Microscale Technology and 3D Printing for Therapeutic Delivery and Tissue Engineering

Summary

Dr. Kang is working in the area of drug delivery / testing and tissue engineering by using micro- and nano- scale technologies.
For drug delivery, several drug-device combination products have been developed. By using moulding technique, his lab developed a drug-laden elastomer for surgical treatment of anal fistula, where drug laden elastomers serve the dual function of muscle cutting and drug release. By using photolithography, they fabricated microneedle patches to deliver therapeutics through skin by creating micro-scale passages through skin. 
For drug testing, he has been building miniaturized lab-on-a-chip in vitro testing platforms. One of his testing devices for drug permeation through skin, has already been licensed to a start-up company. In addition, he also works on a 3D printed lung models to test drug deposition into different regions of human lungs for personalized drug delivery.
For tissue engineering, he fabricated hydrogel microwell arrays for 3D cardiac tissue cultures and demonstrated adult cardiac progenitor cell aggregates exhibit survival benefit both in vitro and in vivo. With a similar design, they mimicked the architecture of human hair follicles and created a hydrogel microstructure to enhance the communication between the mesenchymal and epithelial cells, aimed at human hair follicle regeneration in vitro.

Supervisor(s)

Dr Lifeng Kang

Research Location

Sydney Pharmacy School

Program Type

Masters/PHD

Synopsis

Currently, his lab is focused on the following 4 topics. First, 3-Dimensional printing-enabled drug delivery and testing systems. 
First, Three-dimensional printing, or additive manufacturing, emerges as a rapid prototyping technology and has gained its popularity recently due to its simple concept and many applications. In pharmaceutical applications, it can be used for individualized drug delivery systems. Currently he lab is developing a wearable microneedle drug delivery device for protein drugs. Another project is focused on a biomimetic lung model to test particle deposition into the different regions of airway, which can be used for inhalation product testing.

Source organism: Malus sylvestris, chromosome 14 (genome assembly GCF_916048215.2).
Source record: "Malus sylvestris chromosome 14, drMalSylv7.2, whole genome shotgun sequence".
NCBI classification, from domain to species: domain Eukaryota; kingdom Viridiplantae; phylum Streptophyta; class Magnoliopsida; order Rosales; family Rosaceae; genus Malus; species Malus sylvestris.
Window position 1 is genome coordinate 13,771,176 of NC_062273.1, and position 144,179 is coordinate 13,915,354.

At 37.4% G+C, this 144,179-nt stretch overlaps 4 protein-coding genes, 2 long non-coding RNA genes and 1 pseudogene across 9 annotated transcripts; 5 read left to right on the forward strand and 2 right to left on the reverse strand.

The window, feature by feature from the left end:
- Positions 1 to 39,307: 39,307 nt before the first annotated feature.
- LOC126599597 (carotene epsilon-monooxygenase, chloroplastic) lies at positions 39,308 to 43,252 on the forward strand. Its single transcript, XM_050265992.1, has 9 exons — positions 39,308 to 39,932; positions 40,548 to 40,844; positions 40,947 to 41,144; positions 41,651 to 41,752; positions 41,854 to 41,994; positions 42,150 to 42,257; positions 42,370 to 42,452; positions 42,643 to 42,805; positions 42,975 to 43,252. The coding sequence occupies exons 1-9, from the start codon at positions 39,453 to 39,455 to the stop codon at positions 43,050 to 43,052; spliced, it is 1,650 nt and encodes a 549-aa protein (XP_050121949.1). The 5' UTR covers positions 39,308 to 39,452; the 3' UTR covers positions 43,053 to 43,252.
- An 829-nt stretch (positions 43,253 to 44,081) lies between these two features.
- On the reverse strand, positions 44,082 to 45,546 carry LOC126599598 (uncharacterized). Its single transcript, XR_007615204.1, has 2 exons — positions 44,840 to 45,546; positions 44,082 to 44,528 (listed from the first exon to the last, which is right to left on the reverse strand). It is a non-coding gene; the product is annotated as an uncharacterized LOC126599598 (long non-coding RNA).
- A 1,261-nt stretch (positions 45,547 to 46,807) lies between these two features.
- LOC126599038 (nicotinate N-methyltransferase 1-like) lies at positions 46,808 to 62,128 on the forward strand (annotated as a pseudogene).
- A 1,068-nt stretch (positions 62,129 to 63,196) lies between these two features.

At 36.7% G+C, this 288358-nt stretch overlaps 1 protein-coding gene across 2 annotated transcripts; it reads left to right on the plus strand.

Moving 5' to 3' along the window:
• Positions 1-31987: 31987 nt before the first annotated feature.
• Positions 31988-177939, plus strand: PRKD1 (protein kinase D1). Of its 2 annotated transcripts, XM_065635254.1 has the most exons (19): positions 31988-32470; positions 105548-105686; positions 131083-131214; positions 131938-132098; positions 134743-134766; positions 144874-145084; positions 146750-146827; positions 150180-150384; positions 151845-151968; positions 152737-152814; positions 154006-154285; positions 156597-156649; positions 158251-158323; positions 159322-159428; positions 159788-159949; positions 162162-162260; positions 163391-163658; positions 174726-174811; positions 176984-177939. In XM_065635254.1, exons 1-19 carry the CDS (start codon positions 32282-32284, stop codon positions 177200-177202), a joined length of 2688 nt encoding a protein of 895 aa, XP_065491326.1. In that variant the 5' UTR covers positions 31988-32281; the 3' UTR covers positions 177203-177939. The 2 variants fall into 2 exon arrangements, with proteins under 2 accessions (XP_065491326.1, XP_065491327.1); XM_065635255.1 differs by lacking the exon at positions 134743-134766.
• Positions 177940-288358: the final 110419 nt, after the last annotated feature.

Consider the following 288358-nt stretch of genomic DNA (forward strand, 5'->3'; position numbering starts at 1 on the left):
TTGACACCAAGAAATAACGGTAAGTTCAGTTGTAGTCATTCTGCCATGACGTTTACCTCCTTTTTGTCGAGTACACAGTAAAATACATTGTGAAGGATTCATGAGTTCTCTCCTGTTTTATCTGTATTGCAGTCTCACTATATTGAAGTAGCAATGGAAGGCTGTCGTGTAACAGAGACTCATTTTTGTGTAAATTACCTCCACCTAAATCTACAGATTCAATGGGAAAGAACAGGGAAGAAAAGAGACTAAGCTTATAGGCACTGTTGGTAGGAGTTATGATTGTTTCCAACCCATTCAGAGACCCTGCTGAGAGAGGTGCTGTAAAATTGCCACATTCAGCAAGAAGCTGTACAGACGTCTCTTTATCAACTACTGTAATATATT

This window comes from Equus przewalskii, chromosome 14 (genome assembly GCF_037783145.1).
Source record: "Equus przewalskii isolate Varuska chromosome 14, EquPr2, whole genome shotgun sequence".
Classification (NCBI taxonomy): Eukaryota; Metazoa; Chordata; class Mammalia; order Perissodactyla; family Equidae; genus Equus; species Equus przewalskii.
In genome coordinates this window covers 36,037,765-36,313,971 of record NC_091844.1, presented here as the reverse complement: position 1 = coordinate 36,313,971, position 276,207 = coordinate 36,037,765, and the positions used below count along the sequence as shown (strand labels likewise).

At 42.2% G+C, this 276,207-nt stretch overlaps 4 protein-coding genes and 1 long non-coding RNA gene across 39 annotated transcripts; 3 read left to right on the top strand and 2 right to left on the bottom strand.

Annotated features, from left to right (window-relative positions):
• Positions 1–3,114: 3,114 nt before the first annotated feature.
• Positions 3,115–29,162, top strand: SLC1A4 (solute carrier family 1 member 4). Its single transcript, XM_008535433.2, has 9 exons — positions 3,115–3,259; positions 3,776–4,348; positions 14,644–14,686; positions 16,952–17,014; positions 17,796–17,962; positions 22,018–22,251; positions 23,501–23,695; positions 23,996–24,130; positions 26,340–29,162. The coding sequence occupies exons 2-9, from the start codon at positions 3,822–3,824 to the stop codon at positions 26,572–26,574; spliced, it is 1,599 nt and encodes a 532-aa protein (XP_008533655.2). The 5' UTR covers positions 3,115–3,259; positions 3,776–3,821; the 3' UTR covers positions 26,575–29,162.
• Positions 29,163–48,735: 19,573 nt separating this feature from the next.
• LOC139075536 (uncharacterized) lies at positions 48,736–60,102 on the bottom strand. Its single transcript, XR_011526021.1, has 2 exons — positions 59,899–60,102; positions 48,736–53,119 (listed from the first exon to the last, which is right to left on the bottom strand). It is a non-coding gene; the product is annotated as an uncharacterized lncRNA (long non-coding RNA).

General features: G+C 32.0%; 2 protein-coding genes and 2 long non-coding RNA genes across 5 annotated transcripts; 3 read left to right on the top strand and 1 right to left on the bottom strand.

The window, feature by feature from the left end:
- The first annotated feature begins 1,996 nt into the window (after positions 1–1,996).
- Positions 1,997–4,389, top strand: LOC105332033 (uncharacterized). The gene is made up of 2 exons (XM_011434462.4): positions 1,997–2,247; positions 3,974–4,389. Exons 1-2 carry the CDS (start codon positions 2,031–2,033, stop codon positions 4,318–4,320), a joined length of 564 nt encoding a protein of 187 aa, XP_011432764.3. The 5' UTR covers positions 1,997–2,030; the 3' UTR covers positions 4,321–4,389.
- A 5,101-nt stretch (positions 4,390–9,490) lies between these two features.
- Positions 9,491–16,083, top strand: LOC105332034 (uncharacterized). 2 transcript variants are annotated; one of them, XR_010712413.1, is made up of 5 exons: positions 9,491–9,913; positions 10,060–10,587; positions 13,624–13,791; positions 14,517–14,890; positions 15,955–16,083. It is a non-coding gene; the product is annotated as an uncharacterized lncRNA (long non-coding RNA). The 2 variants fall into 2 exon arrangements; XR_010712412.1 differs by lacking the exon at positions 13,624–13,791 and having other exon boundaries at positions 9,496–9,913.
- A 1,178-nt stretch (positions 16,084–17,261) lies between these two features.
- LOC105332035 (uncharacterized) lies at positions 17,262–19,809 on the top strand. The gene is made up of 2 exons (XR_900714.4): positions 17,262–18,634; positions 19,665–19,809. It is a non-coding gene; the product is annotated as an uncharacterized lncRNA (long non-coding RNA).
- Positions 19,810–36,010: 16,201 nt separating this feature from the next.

Second, In vitro 3D human blood brain barrier (BBB) testing platforms.
The aim is to build A 3D human BBB model using microwell arrays to study the central toxic attenuation by compatibility of Traditional Chinese Medicine. In vitro 3D human BBB model will be developed, and the effect of culture conditions on BBB tight junction and the regulation of drug transporters will be investigated. Furthermore, the combination of herbal compounds will be investigated to screen the compounds which could affect the brain uptake of the target compounds. Finally, the BBB transporter-mediated drug-drug interactions will be investigated.
Third, In vitro human hair follicular engineering.
The aim is to reconstitute hair follicular units with natural appearance and functions by tissue engineering method in vitro. The project starts with the fabrication of a 3D biomimetic hydrogel microstructure for culturing dermal papilla cells and maintaining their hair inductivity. Then epithelial cells and mesenchymal cells will be immobilized inside the hydrogel microstructures at designated locations, in a manner that recapitulates the in vivo organization in human hair. The focus is to test the regenerative potential of these hair units in cultured skin grafts.
Fourth, differentiation of adult cardiac progenitor microtissues.
In the previous study, a system has been established to culture cardiac progenitor cells by using 3D microgels. It shows that the cell aggregates exhibit better survival benefit both in vitro and in vivo. These cardiac microtissues provide a new therapy to treat heart diseases potentially. This project is to follow up on the previous research findings to include high level biological manipulations of the microtissues to better mimicking native features in human. The focus is to study the development of the cells after they are injected into cardiac tissues. 
Many of his research projects have a strong focus on industrial applications. He has the following collaborative projects with companies from Australia, Singapore, India, China and USA.
• Nova Pharma., Australia, topical formulations
• P&G, Singapore, skincare product characterization
• Rusan Pharma., India, topical analgesic product development
• GRF Biotechnology, China, testing of anti-wrinkle delivery system
• Willowcroft Health International, USA, microneedle patches for transdermal drug delivery

Additional Information

Industrial postgraduate scholarships may be available for Australian citizen or permanent resident. Please email Dr. Kang (lifeng.kang@sydney.edu.au) for more information

Want to find out more?

Contact us to find out what’s involved in applying for a PhD. Domestic students and International students

Contact Research Expert to find out more about participating in this opportunity.

Browse for other opportunities within the Sydney Pharmacy School .

Keywords

drug delivery, tissue engineering, bioengineering, microfabrication, 3D printing, transdermal, hair, dental, respiratory, cardiovascular, gastrointestinal, Bone

Opportunity ID

The opportunity ID for this research opportunity is: 2617